3. Badges

Participants may be awarded badges after a set amount of points have been gained. Badges are a form of virtual achievement by the participants. They provide positive reinforcement for the targeted behaviour. 

Badges, unlike Leaderboards, do not update who is placed on them regularly. Badges are given to individuals as a way of celebrating their own accomplishments. Badges address the human motivation of collection and achievement as a driver.

Badges have a social aspect to them, as we humans often crave outward recognition for our accomplishments; gamification strategy utilises this human behaviour as a driver within initiatives to get the most out of participants.

4. Leaderboards

One of the most popular game mechanics is the leaderboard.

Showing a user how they compare to others, as an individual or in a team, is one of the most effective methods to encourage them to give their full effort and provide all that they have to a task.

The use of time-based, high score, team, and individual leaderboards allows users to compare their performance to that of others.

Leaderboards cultivate the social aspect of points and badges. The sense of competition that is built around a leaderboard, gives people a chance to prove themselves against others, and can even be a way to win rewards.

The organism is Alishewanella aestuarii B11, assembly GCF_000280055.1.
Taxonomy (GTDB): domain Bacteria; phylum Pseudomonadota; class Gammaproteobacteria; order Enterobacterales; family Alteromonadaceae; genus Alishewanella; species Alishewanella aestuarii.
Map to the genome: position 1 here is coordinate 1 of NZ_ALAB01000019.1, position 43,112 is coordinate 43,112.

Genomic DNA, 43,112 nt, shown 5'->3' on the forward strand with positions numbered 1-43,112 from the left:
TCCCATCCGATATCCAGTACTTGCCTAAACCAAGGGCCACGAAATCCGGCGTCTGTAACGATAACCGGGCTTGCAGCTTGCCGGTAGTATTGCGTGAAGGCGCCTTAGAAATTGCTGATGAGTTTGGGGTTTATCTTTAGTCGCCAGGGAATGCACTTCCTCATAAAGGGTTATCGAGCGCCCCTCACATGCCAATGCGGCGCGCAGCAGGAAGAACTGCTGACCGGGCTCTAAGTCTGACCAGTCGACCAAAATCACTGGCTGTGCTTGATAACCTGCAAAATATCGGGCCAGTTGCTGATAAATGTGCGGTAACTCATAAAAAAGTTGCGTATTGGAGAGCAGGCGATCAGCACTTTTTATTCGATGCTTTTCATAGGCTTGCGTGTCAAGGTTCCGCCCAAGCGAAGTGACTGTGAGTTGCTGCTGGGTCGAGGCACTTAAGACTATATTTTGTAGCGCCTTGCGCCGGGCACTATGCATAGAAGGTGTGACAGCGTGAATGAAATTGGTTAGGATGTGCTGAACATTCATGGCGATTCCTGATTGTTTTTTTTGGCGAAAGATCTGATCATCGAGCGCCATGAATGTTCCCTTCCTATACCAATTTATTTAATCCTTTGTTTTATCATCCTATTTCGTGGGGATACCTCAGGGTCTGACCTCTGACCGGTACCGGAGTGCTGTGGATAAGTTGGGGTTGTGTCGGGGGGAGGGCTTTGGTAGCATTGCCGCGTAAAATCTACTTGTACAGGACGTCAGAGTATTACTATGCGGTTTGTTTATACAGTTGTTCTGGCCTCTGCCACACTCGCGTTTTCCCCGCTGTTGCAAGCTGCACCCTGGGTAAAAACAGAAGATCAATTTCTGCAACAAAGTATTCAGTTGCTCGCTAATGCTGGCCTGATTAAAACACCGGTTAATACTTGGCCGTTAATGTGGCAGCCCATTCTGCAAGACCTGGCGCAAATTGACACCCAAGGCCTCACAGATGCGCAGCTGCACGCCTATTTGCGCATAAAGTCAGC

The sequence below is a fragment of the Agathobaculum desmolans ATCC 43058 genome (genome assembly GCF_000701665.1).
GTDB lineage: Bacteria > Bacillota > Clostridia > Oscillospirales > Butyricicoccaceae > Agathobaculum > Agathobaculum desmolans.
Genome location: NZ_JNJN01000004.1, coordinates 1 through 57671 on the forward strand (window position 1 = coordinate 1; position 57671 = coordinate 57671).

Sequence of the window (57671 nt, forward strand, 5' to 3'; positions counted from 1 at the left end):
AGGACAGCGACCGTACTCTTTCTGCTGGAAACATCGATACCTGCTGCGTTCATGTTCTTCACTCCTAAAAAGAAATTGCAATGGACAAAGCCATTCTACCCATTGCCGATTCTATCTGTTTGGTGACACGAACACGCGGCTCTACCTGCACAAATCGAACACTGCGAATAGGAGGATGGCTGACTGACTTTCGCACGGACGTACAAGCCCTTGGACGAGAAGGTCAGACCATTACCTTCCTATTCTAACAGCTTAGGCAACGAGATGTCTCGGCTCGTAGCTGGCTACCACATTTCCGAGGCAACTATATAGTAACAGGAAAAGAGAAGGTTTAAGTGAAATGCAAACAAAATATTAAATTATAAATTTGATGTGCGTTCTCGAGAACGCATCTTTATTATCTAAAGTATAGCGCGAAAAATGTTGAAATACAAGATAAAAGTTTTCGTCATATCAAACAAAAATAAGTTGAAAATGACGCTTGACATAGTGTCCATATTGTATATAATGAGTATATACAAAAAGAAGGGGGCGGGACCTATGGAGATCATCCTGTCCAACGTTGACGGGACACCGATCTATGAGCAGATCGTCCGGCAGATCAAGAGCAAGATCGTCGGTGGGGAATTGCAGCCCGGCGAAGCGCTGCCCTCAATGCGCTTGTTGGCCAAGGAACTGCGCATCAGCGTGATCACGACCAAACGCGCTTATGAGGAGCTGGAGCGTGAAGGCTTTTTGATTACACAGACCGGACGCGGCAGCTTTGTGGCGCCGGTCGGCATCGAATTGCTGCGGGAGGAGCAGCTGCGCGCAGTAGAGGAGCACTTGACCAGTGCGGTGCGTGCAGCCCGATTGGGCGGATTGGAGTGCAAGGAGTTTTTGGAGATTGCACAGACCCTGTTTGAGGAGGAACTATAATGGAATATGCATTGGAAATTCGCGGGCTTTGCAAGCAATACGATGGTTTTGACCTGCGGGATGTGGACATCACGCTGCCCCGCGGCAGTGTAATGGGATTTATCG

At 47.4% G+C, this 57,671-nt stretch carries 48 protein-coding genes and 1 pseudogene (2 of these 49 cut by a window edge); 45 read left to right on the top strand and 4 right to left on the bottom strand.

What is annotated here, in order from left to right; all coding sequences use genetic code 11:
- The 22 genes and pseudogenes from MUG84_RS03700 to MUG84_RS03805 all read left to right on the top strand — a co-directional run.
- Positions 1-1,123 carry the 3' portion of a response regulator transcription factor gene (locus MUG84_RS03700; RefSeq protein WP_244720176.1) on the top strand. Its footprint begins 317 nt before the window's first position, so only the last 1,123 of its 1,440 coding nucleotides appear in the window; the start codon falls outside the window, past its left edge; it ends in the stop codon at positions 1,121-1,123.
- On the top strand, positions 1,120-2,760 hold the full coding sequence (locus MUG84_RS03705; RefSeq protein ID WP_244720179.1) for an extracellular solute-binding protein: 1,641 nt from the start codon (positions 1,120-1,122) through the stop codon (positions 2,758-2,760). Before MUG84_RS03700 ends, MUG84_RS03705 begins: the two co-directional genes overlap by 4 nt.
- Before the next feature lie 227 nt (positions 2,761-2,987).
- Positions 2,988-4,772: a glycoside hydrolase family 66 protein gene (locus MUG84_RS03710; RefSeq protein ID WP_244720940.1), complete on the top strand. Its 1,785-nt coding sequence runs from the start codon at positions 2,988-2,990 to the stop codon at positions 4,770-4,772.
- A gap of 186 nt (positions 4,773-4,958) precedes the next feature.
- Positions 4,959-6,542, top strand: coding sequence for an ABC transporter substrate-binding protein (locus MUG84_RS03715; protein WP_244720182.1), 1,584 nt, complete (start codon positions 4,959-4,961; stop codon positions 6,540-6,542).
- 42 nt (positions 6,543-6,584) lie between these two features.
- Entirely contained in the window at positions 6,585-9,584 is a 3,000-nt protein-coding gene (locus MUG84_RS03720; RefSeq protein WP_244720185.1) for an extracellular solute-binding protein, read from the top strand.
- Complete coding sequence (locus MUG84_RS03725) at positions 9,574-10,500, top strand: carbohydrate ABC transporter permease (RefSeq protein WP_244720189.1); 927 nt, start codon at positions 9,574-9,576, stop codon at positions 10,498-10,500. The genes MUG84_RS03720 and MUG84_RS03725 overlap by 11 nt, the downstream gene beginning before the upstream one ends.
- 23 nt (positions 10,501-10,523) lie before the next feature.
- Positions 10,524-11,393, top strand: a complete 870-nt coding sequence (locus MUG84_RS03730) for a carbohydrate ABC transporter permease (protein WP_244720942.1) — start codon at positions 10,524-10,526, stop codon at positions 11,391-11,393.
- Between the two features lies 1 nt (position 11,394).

They can be used to encourage competition and motivate people to improve their gameplay. Leaderboards can also be used to create a sense of community and belonging.

Players who see their name on the leaderboard perceive themselves as a part of something larger, and they're more inclined to come back and play again.

5. Reward Systems

Yet another game mechanic that is often used is rewards. Rewards can be given for completing tasks, reaching milestones, or simply for playing the game. They serve as an incentive to keep playing and to encourage players to come back.

Three examples of rewards include; virtual currency, virtual goods & prizes, and actual real-life prizes.

While a lot of marketers believe rewards need to be on a grand scale to attract engagement, the truth is we're all social beings and gamification research has discovered that a player's performance improves greatly with the promise of any form of reward that can be used as a sign of achievement within the entire community.

6. Goals & Challenges

Goals are the objectives that points, badges, and challenges all stem from.

Challenges give users a purpose for interaction while educating users about what is valued and possible within the experience.